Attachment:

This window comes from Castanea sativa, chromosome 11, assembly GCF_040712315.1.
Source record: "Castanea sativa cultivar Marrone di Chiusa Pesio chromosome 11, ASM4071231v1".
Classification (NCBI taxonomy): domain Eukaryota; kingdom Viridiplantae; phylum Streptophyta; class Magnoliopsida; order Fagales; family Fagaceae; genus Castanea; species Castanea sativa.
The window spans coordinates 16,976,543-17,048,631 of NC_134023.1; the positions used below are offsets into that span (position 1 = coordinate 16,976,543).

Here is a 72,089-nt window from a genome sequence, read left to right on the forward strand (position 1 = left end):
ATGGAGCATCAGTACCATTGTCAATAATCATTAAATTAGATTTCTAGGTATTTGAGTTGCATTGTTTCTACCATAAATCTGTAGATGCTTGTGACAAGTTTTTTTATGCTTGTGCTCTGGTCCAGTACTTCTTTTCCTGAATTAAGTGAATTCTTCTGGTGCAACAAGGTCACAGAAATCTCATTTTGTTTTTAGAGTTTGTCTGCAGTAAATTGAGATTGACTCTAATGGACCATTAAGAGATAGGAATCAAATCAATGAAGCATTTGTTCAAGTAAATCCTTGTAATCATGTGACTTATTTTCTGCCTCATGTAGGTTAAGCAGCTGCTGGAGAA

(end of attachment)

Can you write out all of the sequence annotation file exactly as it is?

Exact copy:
This window comes from Castanea sativa, chromosome 11, assembly GCF_040712315.1.
Source record: "Castanea sativa cultivar Marrone di Chiusa Pesio chromosome 11, ASM4071231v1".
Classification (NCBI taxonomy): domain Eukaryota; kingdom Viridiplantae; phylum Streptophyta; class Magnoliopsida; order Fagales; family Fagaceae; genus Castanea; species Castanea sativa.
The window spans coordinates 16,976,543-17,048,631 of NC_134023.1; the positions used below are offsets into that span (position 1 = coordinate 16,976,543).

Here is a 72,089-nt window from a genome sequence, read left to right on the forward strand (position 1 = left end):
ATGGAGCATCAGTACCATTGTCAATAATCATTAAATTAGATTTCTAGGTATTTGAGTTGCATTGTTTCTACCATAAATCTGTAGATGCTTGTGACAAGTTTTTTTATGCTTGTGCTCTGGTCCAGTACTTCTTTTCCTGAATTAAGTGAATTCTTCTGGTGCAACAAGGTCACAGAAATCTCATTTTGTTTTTAGAGTTTGTCTGCAGTAAATTGAGATTGACTCTAATGGACCATTAAGAGATAGGAATCAAATCAATGAAGCATTTGTTCAAGTAAATCCTTGTAATCATGTGACTTATTTTCTGCCTCATGTAGGTTAAGCAGCTGCTGGAGAA